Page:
As more and more people get into a situation where they are living paycheck to paycheck, the temptation to just let the government take care of certain things that they may not be able to afford gets stronger and stronger. Beware when a politician makes a positive right sound like a negative one. Beware when they demonize those who make more than you, stoking your envy. More than likely outside your own decisions in life, the politician is much more responsible for your financial situation than that rich person is. When you use the government to punish the wealthy, you do so at the risk of ceding your freedom. No matter what that politician tells you, you will not get richer by making a rich person poorer. But they will. I implore you to think about your own long term freedom over any short term comfort they might be promising you.

Post-Debate Butthurt

I watched the first republican nominee debate last night. I thought I would document my impressions of the debate, but I find that the 24 hours after the debate are much more interesting than the event itself. I mean, really, who cares about a debate on a friendly network over a year before the election? What I learned after watching the main card debate about the prospective candidates, if quantified into a number, would be hovering around zero. I mean, I did my civic duty. I downloaded the fox news app so I could score the debates in real time. I decided to hit thumbs up if the person gave an answer with actual substance, or a semi-specific plan of action, regardless of whether I agreed with the plan or not. I gave a thumbs down if they addressed the issue in generalities and platitudes. I scored a dodge if they couldn’t even muster that much and just spoke without even addressing the question at all. By this measure, my very unscientific scorecard only had 3 candidates in the positive at the end. Rand Paul, Marco Rubio and Scott Walker. I couldn’t tell you any specifics about what I scored them on, it doesn’t matter. I have learned a few things in the last 24 hours though. 1. I don’t have my thumb on the pulse of the American people, or republicans specifically. 2. Debates don’t matter. What a candidate says matters less than how he says it.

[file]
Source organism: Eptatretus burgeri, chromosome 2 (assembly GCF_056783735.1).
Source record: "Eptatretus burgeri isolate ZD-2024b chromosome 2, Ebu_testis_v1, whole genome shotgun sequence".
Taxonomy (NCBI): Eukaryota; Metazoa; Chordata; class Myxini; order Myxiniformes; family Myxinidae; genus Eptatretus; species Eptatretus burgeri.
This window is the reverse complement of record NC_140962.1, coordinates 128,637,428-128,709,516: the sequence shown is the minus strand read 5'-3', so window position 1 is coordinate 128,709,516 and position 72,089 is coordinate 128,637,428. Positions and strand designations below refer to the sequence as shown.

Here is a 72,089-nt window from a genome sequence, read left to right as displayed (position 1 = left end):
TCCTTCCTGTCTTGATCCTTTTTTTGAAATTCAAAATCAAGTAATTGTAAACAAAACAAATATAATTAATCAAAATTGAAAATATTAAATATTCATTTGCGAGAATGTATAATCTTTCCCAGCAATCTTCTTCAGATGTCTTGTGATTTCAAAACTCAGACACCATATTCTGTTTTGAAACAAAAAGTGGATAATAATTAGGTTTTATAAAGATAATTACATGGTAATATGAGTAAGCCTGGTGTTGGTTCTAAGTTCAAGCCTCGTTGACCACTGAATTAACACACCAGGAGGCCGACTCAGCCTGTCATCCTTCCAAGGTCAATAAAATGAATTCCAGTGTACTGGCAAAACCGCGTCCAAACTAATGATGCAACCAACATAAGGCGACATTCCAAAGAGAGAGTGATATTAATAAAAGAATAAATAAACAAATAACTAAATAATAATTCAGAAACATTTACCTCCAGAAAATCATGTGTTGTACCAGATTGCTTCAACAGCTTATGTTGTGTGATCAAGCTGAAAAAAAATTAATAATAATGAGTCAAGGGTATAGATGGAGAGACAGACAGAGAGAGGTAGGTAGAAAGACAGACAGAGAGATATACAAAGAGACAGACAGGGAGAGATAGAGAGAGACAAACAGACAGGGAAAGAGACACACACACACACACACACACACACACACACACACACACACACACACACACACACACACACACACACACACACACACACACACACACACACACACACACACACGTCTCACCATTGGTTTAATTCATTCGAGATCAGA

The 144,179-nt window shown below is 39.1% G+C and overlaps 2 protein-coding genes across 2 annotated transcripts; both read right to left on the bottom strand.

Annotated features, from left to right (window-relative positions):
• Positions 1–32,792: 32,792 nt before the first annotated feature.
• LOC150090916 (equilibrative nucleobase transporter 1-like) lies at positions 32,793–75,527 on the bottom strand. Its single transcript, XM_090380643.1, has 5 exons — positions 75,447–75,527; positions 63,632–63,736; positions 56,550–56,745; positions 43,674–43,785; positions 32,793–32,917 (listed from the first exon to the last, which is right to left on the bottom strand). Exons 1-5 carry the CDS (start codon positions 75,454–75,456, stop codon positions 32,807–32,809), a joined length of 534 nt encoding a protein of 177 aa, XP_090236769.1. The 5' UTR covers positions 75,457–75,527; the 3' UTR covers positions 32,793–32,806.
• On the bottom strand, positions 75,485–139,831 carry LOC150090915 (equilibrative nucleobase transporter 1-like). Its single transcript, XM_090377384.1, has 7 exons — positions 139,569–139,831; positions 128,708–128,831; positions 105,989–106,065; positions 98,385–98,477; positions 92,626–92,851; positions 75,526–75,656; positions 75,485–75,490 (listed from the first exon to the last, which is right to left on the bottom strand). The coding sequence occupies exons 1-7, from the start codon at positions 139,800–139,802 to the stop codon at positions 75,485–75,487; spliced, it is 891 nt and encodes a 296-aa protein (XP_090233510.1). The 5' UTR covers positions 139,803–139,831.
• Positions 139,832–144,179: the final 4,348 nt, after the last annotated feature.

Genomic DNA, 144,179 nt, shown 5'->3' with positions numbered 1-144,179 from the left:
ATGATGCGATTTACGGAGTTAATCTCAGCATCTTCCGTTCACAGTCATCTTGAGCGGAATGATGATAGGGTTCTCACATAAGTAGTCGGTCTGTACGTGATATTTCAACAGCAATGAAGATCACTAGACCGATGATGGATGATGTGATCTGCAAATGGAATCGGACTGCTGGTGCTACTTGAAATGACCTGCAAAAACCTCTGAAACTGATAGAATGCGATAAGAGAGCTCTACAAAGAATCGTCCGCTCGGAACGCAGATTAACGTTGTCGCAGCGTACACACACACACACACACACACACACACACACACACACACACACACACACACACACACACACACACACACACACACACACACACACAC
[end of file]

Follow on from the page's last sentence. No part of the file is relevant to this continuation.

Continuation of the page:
I have mentioned several times in the past that people look at politicians in a similar way that they view professional sports teams or professional wrestlers. The butthurt following this debate proves that point in no uncertain terms. I’ve read things that I can hardly believe. People are blaming the moderators for asking tough questions of the candidate they like, not giving their candidate enough talk time, giving some candidates preferential treatment and who knows what else. To be clear, I think the moderators did a pretty good job. I think they knew that being the first debate it had to be both fun and informative. They asked every person on the stage a hard question. People were even upset at the post-debate analysis because Debbie Wasserman Schultz was allowed to give the democrat response. As if Megyn Kelly was in charge of booking guests. When I say upset, I mean upset to the point of unfollowing her on social media. To be fair, they started hating her when she asked Donald Trump a question about his feelings on women after citing several quotes that make it apparent he does not respect them. At this point Trump threatens Megyn Kelly by saying something to the effect, I could be really mean to you if I wanted, but I won’t right now. Now, for some reason, she’s the bad guy! During the debate, Trump openly admits to bribing officials to get what he wants, both republicans and democrats, using the government as an enforcer to get out of debts and I kid you not, when asked about what he would do differently than the current administration with, blah, blah, blah… gave the answer “I would do it so differently!” You’re waiting for more, no, that was his answer, I swear…the whole answer. This is the guy that according to The Drudge Report, won the debate. By a landslide. On the other side, Rand Paul, who was the only one who gave several real answers, was the big loser, because people didn’t like his tone. I’m not defending Rand Paul, just pointing out that it is quite apparent that substance does not matter.